It’s apt that the same year that saw the original, unabridged translation of the Guide Culinaire also saw the publication of Next Restaurant: Paris 1906—the wireless, cyber-bound, great culinary grandson of Escoffier’s original. The first in the “near-real-time” documentation of Next Restaurant’s time-and-taste jumping menu publications, Paris 1906 presents both the rationale for their starting point and the extensive, elegant menu that made up their first three-month culinary tour, courtesy of Executive Chef Dave Beran. “By starting Next in Paris in 1906, we honored one of the greatest chefs of all time,” says Achatz, “and in the process showed … just how far—or not—cooking has evolved in the last 100 years.” Recipes give reference numbers, so you can check back to Escoffier’s originals [“Potage a la Tortue Claire,” (907); “Bombe Ceylan” (4826)]. But unlike Achatz et alia, Escoffier was scant on instruction, not to mention void on visuals, which are presented here in full, color-rich, iPad perfection. Photos showcase Beran’s modern aesthetic updates on the French classics—Next tends to plate where Escoffier buffets—and give readers a peek into the cobalt blue, industrial-chic, visually spare jumping-off platform that is the Nextrestaurant space. At a radically affordable $4.99, it’s an easy addition to your iBook shelf. Just leave room for the next Next, coming soon to an iPAD near you.
Escoffier: Le Guide Culinaire: The Original, Unabridged Translation Into English
Auguste Escoffier, translated by H.L. Cracknell and R.J. Kaufmann J. W. Wiley & Sons
J. Wiley & Sons
When Auguste Escoffier first thought of this definitive guide to the cannon of French cuisine in 1882, he intended it “for the younger generation … for those who, starting work today, will in twenty years’ time be at the top of their profession.” With the publication of this newest English translation, almost 130 years since the first spark of inspiration, Escoffier gets his wish. (Again.) Because it’s the next generation of culinary talents that will now dive into the master’s carefully catalogued guide to classic French cuisine, confident in its authenticity. Amateurs beware: Escoffier’s famous narrative recipes assume a level of culinary mastery (Oeufs Mignon assumes knowledge of Sauce Périgueux which assumes knowledge of a “well-flavored Demi-glace,” etc.), putting the book squarely in the realm of students and professionals. And especially for those students of the culinary arts not (yet) versed in its rich past, introductions by Heston Blumenthal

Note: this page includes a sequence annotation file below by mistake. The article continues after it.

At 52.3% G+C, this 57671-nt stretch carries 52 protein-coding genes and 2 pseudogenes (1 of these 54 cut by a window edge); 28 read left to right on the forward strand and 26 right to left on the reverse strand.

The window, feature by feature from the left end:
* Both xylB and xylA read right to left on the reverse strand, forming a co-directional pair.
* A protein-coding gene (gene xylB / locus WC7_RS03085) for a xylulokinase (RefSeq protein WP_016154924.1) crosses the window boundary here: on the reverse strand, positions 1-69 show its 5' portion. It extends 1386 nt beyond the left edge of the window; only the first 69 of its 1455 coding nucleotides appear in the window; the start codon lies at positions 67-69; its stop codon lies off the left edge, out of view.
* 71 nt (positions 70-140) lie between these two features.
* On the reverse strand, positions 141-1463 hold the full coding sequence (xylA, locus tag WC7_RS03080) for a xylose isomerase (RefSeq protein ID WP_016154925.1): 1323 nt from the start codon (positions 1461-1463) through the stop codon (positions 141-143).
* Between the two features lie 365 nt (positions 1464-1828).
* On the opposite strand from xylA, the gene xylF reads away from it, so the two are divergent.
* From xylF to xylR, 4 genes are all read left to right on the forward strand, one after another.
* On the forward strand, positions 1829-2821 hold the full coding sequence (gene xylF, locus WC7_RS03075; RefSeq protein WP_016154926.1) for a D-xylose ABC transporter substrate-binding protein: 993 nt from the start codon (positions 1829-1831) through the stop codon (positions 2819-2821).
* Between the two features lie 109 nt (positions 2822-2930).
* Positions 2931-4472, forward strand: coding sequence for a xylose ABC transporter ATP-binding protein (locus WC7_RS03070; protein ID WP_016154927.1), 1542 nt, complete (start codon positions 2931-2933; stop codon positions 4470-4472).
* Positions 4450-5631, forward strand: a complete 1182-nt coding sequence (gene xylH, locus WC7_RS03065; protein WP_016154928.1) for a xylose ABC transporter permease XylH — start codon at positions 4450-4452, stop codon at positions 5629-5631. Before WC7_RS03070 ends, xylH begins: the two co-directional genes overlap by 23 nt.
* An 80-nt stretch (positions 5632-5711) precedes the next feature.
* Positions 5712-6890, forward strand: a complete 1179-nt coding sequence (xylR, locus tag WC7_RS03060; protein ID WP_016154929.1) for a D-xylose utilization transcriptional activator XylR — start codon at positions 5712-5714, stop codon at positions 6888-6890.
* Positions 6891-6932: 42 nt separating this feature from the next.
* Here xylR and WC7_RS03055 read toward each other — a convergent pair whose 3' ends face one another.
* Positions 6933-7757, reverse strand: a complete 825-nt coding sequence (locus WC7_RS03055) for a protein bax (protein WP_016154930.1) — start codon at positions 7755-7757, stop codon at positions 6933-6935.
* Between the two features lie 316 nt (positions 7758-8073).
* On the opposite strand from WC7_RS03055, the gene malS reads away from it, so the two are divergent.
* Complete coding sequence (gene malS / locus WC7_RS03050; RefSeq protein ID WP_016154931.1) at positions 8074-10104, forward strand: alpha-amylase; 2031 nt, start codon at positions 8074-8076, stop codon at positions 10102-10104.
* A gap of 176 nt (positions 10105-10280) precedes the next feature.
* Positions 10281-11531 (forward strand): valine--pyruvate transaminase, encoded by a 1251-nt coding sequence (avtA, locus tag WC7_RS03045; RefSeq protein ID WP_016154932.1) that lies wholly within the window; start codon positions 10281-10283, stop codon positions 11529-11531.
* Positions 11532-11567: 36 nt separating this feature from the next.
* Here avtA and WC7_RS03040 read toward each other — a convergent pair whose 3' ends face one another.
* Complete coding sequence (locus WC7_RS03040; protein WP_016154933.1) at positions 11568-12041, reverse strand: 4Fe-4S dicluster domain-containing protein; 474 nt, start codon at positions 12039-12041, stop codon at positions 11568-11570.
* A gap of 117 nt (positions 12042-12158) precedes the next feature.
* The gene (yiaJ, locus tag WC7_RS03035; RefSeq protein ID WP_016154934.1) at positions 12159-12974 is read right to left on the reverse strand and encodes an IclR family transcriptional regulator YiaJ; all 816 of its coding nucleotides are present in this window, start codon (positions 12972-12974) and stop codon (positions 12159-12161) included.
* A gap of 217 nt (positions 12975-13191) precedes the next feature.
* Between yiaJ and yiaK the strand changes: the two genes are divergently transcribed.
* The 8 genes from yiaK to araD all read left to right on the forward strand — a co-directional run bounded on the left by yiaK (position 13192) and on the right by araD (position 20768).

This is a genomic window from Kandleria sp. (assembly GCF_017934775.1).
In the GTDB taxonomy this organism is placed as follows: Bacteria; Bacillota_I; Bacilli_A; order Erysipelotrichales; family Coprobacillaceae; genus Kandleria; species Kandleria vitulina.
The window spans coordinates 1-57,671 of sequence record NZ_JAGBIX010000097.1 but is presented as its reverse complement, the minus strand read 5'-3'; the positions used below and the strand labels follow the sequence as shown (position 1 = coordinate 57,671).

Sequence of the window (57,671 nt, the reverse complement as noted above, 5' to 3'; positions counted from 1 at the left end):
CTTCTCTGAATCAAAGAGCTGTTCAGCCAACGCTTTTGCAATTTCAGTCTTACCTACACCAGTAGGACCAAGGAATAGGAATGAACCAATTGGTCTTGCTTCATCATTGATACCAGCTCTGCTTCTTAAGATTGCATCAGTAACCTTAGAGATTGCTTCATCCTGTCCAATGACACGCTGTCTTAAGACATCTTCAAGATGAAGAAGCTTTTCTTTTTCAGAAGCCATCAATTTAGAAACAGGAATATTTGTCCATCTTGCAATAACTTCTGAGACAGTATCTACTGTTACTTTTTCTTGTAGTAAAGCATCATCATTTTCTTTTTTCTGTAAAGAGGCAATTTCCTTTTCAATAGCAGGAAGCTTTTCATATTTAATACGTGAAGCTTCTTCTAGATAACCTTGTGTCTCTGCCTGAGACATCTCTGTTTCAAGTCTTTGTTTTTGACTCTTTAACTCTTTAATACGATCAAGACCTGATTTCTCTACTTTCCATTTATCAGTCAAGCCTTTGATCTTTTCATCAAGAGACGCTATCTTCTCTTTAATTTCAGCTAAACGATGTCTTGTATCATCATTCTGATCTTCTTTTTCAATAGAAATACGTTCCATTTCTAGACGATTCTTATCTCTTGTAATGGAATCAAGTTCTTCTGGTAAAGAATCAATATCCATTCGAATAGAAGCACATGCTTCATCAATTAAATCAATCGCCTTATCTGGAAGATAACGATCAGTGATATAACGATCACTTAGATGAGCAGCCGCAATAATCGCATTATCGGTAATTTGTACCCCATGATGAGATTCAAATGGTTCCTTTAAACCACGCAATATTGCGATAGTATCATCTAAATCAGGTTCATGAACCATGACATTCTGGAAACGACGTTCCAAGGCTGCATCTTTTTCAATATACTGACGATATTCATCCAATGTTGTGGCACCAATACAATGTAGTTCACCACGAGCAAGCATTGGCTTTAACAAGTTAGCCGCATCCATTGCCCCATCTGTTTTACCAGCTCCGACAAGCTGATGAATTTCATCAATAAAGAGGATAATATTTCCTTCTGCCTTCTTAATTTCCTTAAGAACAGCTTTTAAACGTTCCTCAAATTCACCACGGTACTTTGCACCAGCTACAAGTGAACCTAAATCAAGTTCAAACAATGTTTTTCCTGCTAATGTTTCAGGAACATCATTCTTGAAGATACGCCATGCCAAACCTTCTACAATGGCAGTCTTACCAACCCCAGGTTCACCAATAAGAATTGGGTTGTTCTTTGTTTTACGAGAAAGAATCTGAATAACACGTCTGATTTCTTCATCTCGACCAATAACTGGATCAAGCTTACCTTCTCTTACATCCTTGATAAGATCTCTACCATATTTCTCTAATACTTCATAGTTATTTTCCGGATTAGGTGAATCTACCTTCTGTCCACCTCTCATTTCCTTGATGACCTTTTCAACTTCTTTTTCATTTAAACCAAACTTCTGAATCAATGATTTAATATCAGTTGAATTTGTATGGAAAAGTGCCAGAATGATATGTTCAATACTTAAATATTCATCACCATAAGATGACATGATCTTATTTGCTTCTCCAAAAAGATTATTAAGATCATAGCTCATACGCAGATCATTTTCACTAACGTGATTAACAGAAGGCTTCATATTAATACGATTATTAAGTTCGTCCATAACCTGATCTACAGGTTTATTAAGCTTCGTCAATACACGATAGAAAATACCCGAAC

(who delves into the past at Dinner
) and CIA President Dr. Tim Ryan put Escoffier’s genius in historic perspective. “The man casts a long shadow,” says Blumenthal. “We eat the way we eat because of Auguste.”
For Cod and Country
Sterling Publishing Co.
and 2006 Washington DC Rising Star Chef Barton Seaver
wants to change the way this country approaches fish. His cookbook, For Cod and Country
, provides invaluable information about sustainable cooking to anyone who cares to learn and change the way the nation consumes. With an agile authority only a professional chef-turned-full-time-advocate could master, Seaver sheds light on every aspect of the still-evolving notion of “sustainability.” The introductory guide includes a breakdown of sustainable versus destructive fishing practices, tasting notes on sustainable species with preparation techniques, a handy substitution chart for sustainable fish, and recommendations on how and where to find them. The recipes that follow are organized by seasons, all of them fresh, playful, and sophisticatedly food forward.
Odd Bits: How to Cook the Rest of the Animal
Ten Speed Press
Most chefs are no stranger to the titular “odd bits” in Bones and Fat author Jennifer McLagan’s latest book. Between Fergus Henderson’s definitive Whole Beast meat manifesto, an increasingly pervasive culture of sustainability, and Anthony Bourdain’s Travel Channel offal-worship, the “chefs and off-cuts” love story is well told. But McLagan isn’t looking to introduce odd bits, she’s looking to reintroduce them, to point not only chefs but also their dining public to the rich, lengthy history of discarded meat products in our global culinary heritage. Given the potentially horrifying subject matter at hand (“I’m not trying to shock, although I am sure I will.”) McLagan begins with a primer on “odd bits,” which she has wisely swapped in for terms like “off cuts” and “offal,” both for technical accuracy—she’s dealing with everything from lamb’s neck and testicles to the sexier sweetbreads and their ilk—and to capture a sense of their culinary taboo. The rest of the book is divided as an animal would be, “the head, the front, the middle, and the back end.” Amusing history lessons and dedicated primers on some of the more challenging odd bits accompany recipes of varying exoticism like “Headcheese for the Unconvinced,” “Minted Tripe and Pea Salad,” and “Chocolate Blood Ice Cream.”
Blood, Bones & Butter: The Inadvertent Education of a (Reluctant) Chef
Random House Inc.
Reviews of Gabrielle Hamilton